Then because of limited time, we chose to go for Moray (that circle thang) and the salineras (salt fields). We took a combi/colectivo out a bit and then hired a car for S/.60 (about USD$30) between the two of us to take us around for the next 2 hours to the two different sites and wait. Moral of the story: bring more friends because then it's cheaper to split. Even though I'm more of a sweet tooth, I have a strange affinity for naturally-occuring salt deposits. Plus you can always grab a giant chunk and bring it home, and then you can season at least one tomato salad by Argentinian standards, harhar.

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lima

The semester's started full-gear and I've barely had time to sleep with all the starting up and catching up being thrown at me. So I figure I better start writing before all memories of my backpacking adventures through South America are replaced with political data and theory and a swirl of economics terms I'm not quite sure I understand.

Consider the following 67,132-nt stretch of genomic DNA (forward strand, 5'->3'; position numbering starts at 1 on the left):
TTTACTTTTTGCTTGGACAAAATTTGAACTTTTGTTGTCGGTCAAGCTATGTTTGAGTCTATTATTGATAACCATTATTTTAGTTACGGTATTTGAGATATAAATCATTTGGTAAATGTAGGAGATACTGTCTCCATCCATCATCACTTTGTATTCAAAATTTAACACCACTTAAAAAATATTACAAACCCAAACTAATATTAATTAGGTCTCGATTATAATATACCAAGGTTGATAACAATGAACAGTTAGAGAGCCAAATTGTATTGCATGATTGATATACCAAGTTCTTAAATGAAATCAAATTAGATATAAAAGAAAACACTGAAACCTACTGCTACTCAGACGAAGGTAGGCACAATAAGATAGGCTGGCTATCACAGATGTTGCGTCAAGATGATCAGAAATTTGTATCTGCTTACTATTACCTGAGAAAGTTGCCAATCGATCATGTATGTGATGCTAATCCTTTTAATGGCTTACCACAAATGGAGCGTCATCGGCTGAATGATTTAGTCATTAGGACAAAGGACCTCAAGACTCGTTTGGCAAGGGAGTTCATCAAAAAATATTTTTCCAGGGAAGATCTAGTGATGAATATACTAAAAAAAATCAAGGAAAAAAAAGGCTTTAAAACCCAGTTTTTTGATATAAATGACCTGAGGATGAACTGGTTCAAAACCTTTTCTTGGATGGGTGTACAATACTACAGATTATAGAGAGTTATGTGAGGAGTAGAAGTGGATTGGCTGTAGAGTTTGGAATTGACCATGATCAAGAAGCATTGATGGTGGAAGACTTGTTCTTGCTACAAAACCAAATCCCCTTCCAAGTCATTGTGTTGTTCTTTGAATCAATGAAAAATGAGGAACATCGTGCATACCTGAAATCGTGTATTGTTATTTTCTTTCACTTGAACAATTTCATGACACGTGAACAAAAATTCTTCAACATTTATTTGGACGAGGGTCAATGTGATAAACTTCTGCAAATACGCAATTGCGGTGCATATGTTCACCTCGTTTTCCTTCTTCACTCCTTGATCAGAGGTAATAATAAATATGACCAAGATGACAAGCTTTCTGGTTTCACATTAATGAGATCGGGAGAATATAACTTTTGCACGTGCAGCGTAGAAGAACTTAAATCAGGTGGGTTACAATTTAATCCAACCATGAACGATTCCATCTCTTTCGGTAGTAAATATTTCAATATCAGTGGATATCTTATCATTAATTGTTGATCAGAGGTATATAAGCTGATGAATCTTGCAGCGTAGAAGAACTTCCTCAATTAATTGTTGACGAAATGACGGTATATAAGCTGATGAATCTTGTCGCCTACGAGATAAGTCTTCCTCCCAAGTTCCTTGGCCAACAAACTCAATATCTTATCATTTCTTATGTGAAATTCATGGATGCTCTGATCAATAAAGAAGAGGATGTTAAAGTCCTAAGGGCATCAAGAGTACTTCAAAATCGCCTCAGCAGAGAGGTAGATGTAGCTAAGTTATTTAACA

My trip started in Lima. I landed relatively fresh from NYC sometime in the late evening and nabbed a cab to my hostel in Miraflores, one of the richer & safer neighborhoods of Lima, where I had booked 3 nights through New Year's to explore the city.

It turns out I didn't need nearly so much time - if I'm being perfectly honest, I found Lima to be relatively unremarkable. From a touristic point of view, it reads as a generic Latin American city (with better food, but that's Peru in general). Not so for my hostel companions, however - there was plenty of revelling, which I opted out of my curling up in the corner with my book like a scared kitten.

Solo travel lesson 1: Lone introverts do not do well in large party hostels. (Not the time to challenge your anti-social tendencies in a big way.)

That's not to say that Lima is a complete dud - there's the food, as I mentioned before (although a word of caution to vegetarians - I was all too happy to break my self-imposed dietary restrictions for ceviche), some interesting ruins, and of course the sea. The highlight for me was New Year's Eve, when a girl I met on the plane from Houston invited me to her friend's NYE party with an insane view, and the whole city exploded with fireworks for nearly half an hour. But unless you plan on staying and partying, don't give yourself 3 whole days to explore - they are better allotted elsewhere in this beautiful country.